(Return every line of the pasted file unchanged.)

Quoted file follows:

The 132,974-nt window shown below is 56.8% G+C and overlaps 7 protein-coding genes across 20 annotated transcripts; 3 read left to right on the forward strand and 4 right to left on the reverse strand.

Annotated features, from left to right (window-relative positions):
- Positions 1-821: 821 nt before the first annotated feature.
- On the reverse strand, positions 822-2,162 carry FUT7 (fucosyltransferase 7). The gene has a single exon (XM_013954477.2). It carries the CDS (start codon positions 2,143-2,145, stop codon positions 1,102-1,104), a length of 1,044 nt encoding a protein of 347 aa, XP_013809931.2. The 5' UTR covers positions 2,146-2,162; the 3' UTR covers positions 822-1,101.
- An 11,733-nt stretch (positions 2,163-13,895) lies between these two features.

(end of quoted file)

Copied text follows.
The 132,974-nt window shown below is 56.8% G+C and overlaps 7 protein-coding genes across 20 annotated transcripts; 3 read left to right on the forward strand and 4 right to left on the reverse strand.

Annotated features, from left to right (window-relative positions):
- Positions 1-821: 821 nt before the first annotated feature.
- On the reverse strand, positions 822-2,162 carry FUT7 (fucosyltransferase 7). The gene has a single exon (XM_013954477.2). It carries the CDS (start codon positions 2,143-2,145, stop codon positions 1,102-1,104), a length of 1,044 nt encoding a protein of 347 aa, XP_013809931.2. The 5' UTR covers positions 2,146-2,162; the 3' UTR covers positions 822-1,101.
- An 11,733-nt stretch (positions 2,163-13,895) lies between these two features.